For anyone who has spent time locked inside a cage, whether that is a jail or prison cell or the locked arms of the psychiatric system, it is clear that there can be no healing in incarceration. The current wave of expansion of the prison industrial complex has coupled mental health care with incarceration in a way that makes it seem impossible to untether the two. A clear example of this is Senator Weiner’s SB 1045 legislation which would expand conservatorship to target mentally ill people and drug users and sweep them off the streets into incarceration. At WRAP, as a coalition of organizations that work with mentally ill street based people we can see that anytime spent locked up with your freedom and liberties stolen deeply deteriorates a person’s mental, physical and spiritual health.
WHAT IS CONSERVATORSHIP?
Conservatorship is the process through which people are locked inside psychiatric institutions against their will. The process follows that a police officer or licensed clinician can order a 5150 temporary hold in a locked psychiatric institution if a person is “gravely disabled” and/or seen as being at harm to themselves or others. From there, a psych ward can hold a person for up to 72 hours more if they are still seen as a risk to themselves or others. If a clinician feels this person should be under conservatorship they request an investigation and if successful petition the court for a temporary or permanent conservatorship. Temporary conservatorships are 30 days but can be renewed indefinitely.
WHAT DOES SB 1045 DO?
SB 1045 expands the criteria of eligibility for conservatorship from gravely disabled to also include people who are chronically homeless and whom the state views as being incapable of caring for their own health and well-being due to mental illness or substance use. The evidence for this assessment is based on high-frequency emergency department use, high-frequency jail detention, or frequent detention to the 72-hour hold provision.
WHY IS THIS A PROBLEM?
The prison industrial complex is ever expanding. At its most insidious, it takes up words and ideas related to healing, treatment and justice and transforms them into arms of the prison system. Over the past few years we have seen expansion of mental health jails, added “services” in prison, court mandated treatment – all coercing people into what the state believes is best for them. For WRAP members, this conservatorship expansion simply means an increase in the criminalization of homelessness in the name of “public safety” or “public health” without truly addressing the core of issue housing. Homelessness is a housing issue first and foremost.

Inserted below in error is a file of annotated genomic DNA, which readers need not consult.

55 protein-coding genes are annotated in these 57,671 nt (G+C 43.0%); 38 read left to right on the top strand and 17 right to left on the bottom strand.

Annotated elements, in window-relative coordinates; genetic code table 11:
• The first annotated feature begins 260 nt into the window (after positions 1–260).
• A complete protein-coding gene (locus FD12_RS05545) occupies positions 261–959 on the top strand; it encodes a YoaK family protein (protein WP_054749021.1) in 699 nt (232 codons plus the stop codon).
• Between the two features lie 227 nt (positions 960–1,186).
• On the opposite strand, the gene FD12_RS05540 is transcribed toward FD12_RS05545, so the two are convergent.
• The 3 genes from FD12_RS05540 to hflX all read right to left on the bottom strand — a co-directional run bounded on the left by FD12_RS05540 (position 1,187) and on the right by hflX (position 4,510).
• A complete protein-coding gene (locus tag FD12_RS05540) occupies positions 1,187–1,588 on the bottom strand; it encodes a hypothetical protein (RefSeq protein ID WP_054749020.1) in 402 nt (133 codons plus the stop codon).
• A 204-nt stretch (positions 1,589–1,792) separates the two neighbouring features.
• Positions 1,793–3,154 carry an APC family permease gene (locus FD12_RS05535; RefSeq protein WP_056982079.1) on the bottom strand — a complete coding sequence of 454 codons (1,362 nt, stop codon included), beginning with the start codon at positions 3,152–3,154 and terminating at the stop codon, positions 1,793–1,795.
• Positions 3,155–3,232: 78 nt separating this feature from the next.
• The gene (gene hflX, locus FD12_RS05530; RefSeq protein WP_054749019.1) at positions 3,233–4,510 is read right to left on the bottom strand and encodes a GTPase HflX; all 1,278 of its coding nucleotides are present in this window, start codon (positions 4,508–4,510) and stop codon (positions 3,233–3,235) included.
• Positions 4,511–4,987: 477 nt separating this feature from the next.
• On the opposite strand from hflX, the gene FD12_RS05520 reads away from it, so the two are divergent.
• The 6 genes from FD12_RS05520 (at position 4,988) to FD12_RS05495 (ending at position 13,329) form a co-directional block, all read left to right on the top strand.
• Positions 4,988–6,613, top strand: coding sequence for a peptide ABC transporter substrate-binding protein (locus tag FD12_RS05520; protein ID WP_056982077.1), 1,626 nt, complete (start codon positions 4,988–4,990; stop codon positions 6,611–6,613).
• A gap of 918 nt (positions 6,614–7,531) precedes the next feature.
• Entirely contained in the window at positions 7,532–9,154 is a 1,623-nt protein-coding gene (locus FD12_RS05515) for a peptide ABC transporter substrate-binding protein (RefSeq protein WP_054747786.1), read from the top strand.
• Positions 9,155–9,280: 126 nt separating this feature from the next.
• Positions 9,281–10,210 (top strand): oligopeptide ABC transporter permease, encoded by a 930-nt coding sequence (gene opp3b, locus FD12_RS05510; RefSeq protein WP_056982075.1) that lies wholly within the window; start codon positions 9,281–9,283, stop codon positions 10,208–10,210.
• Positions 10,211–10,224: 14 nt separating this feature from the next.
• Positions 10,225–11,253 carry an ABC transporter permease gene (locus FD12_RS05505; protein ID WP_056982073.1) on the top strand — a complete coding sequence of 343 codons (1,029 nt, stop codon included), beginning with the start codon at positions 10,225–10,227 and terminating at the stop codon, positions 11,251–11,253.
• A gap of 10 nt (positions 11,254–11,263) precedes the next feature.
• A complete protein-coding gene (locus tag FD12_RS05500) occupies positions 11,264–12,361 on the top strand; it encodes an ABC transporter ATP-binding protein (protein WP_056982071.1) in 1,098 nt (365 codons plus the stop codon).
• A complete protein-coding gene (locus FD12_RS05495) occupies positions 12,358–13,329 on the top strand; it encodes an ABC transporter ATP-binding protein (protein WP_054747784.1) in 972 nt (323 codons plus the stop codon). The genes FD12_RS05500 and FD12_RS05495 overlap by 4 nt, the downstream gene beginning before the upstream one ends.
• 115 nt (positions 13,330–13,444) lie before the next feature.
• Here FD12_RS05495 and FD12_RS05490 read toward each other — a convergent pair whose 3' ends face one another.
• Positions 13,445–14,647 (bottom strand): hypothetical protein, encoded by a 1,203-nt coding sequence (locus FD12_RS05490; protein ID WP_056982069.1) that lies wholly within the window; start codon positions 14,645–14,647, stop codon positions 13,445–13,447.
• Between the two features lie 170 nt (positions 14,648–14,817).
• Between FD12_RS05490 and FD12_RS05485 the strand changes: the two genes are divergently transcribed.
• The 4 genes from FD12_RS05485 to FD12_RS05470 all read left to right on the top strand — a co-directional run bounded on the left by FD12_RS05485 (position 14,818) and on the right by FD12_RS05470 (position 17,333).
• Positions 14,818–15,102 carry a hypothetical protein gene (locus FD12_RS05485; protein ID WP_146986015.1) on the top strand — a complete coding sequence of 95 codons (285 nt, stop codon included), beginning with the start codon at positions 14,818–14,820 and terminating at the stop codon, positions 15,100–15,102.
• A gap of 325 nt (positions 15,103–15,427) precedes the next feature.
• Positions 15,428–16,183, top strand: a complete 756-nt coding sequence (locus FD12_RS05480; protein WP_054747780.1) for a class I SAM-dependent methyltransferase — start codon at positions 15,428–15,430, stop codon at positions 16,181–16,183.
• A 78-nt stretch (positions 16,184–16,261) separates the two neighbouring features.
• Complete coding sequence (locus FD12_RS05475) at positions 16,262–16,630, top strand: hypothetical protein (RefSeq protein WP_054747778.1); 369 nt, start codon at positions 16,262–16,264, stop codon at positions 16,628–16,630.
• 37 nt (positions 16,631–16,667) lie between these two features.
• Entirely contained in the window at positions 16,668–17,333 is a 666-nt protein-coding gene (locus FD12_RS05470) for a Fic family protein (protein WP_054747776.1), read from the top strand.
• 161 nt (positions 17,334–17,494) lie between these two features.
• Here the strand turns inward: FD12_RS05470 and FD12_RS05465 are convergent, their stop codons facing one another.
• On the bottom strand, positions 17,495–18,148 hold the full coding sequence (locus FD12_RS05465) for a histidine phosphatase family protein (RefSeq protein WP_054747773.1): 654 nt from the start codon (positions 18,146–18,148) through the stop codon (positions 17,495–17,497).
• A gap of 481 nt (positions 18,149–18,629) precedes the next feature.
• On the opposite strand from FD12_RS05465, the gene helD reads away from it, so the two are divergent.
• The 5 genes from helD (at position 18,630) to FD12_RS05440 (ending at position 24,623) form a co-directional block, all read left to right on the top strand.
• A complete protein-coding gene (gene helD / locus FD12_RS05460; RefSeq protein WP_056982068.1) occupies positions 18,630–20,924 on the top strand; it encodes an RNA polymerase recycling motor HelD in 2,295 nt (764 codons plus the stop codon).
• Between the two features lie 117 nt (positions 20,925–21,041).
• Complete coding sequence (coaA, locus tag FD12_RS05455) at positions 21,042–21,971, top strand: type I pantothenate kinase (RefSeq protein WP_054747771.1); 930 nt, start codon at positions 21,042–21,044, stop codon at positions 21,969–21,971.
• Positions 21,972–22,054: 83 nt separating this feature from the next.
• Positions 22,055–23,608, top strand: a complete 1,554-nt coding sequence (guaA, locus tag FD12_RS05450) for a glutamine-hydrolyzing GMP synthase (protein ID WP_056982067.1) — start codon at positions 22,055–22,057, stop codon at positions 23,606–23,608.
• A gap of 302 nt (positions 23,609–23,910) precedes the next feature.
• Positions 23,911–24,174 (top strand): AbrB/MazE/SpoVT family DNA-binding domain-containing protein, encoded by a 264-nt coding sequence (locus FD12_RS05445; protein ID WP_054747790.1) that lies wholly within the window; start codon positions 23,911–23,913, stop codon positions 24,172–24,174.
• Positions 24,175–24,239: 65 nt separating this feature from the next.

WHERE DOES THIS COME FROM?
The U.S. has a long history of dehumanizing, incarcerating and violating the rights of disabled people, mentally ill people, drug users and street-based people. The laws vary from the Ugly Laws geared towards removing physically disabled people from public space whose impacts ricochet into the contemporary quality of life ordinances which criminalize poverty. They also include patronizing and oppressive policies like those surrounding people deemed unfit to stand trial. In California, people deemed too ill to stand trial can be held in state hospital prison indefinitely. The conservatorship laws are just another example of removing people from public space and denying people their basic rights under the guise of support.
WHAT WE WANT INSTEAD
As WRAP is fighting the ways that homeless people are criminalized for existing – we know that there can be no healing or liberation in policing, imprisonment, courts and surveillance. There are brilliant ideas that organizers who identify as mentally ill, who use drugs and are street based have come up with to maneuver these problems.
● Accessible, affordable and attainable long-term and permanent housing for street-based people.
● Expansion of peer-based community organizations that are not run by the police, sheriff’s department and allow for people to leave.
● Expansion of drug treatment centers with a harm reduction philosophy and a low threshold entry point.
● Access to non-punitive, non-judgmental, non-patronizing case management, intensive therapy, access to psychiatric medications if a person chooses to medicate in that way.
● Access to education about the use and impact of psychiatric medications.
● Access to 24-hour crisis centers that are not run by the police, sheriffs and allow for people to leave.
● Creation of spaces to deal with harm outside of the criminal legal system including transformative justice, restorative justice, community accountability, conflict mediation, Indigenous justice.
● Access to health care that is voluntary and honors a person’s dignity and self-determination.
● Creation of hygiene centers which include restrooms, places to wash your clothes and things and access to clean drinking water.
● Access to space to be with community outside of the watchful eye of the police.
● Self-determined encampments that are free from police sweeps and harassment.
● Prison reentry services that are non-punitive and run by formerly incarcerated people.
● Safer injection sites for people who use intravenous drugs.
● Safer spaces for people who use crystal meth or other uppers.
● Guaranteed minimum income for all people.
● An end to ICE and immigration raids.
● Training of street-based people in overdose prevention methods like narcan.
● Access to clean drug paraphernalia and safer sex materials.
● Access to nature for street-based people including an expansion in the public park systems without time constraints or police presence.
● Decriminalization of drug use.
● Decriminalization of quality of life ordinances.
● Decriminalization of sex work.